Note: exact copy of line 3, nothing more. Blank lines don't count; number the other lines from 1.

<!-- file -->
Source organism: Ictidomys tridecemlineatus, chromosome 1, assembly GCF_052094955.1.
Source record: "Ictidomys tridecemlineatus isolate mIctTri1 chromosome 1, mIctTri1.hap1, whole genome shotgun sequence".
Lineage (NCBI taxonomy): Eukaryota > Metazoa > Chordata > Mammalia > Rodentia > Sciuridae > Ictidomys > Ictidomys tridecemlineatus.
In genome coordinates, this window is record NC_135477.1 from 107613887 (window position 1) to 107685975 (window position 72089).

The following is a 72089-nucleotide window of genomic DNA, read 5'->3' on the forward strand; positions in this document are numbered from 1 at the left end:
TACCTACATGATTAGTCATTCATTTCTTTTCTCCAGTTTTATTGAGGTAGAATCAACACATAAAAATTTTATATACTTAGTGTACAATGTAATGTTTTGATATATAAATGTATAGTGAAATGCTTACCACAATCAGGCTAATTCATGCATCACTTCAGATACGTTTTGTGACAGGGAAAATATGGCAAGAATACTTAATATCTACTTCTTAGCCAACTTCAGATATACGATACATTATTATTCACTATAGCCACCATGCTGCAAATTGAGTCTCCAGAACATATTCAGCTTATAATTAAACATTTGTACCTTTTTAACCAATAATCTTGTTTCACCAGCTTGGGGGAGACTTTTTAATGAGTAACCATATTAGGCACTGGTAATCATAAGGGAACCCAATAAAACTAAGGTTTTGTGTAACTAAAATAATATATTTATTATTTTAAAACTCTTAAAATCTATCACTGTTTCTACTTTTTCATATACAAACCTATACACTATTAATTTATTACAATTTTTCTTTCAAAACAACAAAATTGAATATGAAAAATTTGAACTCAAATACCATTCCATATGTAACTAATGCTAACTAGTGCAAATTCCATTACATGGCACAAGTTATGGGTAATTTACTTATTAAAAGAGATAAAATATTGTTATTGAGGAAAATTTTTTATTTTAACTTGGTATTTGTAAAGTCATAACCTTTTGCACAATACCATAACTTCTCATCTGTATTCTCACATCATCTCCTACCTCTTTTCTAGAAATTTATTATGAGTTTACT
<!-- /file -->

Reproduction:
Lineage (NCBI taxonomy): Eukaryota > Metazoa > Chordata > Mammalia > Rodentia > Sciuridae > Ictidomys > Ictidomys tridecemlineatus.